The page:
Well, the week has come and almost gone, and despite reports that the NCAA could deliver its Notice of Allegations to the University of Miami this week, it doesn't appear that that's happening.
However, the general feeling inside the school is that the football program could avoid major institutional sanctions, and that the NCAA has shifted to investigating individual former coaches instead.
State of the U claims that they've been "checking with people we know over the last few days." That's important to remember that those sources are probably associated with the school, and not the NCAA, so who really know what the NCAA is thinking. But apparently the generally sentiment is cautiously optimistic.
To begin with, the main thing that we are hearing is that the NCAA is taking an individualized approach to this situation. While they are still looking to punish Miami in some way, they are spending a LOT of time and effort in putting together cases and allegations against former coaches, boosters, and possibly players. The three major names that will likely be targeted in all of this are Aubrey Hill, Frank Haith, and Clint Hurtt. While we have been told nothing specific, those three will likely be looking at some sort of show cause order at minimum. Other former coaches, namely former basketball assistants Jake Morton and Jorge Hernandez, have come under intense scrutiny as well.
Haith, the former 'Canes basketball coach is now at Missouri, where somehow he transformed from average coach to the 2012 AP Big 12 Coach of the Year. He was directly implicated in the original Yahoo! report, and seems to be a bit nervous if his public comments on the situation are any indication. Hill had left for the University of Florida, but is not coaching at the moment. Hurtt is now an assistant coach at the University of Louisiana.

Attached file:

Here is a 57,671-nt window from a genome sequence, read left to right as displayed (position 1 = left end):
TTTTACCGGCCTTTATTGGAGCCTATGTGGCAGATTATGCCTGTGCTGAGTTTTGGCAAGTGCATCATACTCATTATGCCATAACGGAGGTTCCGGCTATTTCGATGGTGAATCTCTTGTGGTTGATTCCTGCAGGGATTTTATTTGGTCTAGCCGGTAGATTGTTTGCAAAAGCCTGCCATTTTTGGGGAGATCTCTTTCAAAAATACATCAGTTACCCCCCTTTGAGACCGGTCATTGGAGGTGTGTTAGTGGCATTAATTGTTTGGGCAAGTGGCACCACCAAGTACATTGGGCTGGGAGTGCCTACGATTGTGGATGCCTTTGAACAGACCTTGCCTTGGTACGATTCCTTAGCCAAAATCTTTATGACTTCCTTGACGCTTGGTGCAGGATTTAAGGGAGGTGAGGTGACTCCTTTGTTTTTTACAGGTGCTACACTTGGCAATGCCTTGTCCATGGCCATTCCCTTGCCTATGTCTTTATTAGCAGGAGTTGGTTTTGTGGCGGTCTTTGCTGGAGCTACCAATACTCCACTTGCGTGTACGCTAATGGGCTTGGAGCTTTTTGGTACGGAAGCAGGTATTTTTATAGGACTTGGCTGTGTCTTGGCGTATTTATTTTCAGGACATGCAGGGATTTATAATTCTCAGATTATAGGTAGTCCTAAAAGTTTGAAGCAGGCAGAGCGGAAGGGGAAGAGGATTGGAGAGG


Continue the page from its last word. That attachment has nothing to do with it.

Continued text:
Because the scandal seems to have only involved a few rogue assistant coaches and staffer and didn't go to the top (remember neither Randy Shannon or Larry Coker were ever directly implicated), SOTU's sources seem to think there's a chance, though far from guaranteed, the school could avoid a Lack of Institutional Control charge.
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Best case scenario: the NCAA could find that the school's two year self-imposed post-season ban and player suspensions would suffice, and the biggest remaining punishment would be scholarship reduction and forcing the school to cut ties with anyone who didn't cooperate with the investigation.
Again, this is all coming from unnamed sources, but it seems we've come a long, long way from talking about the death penalty.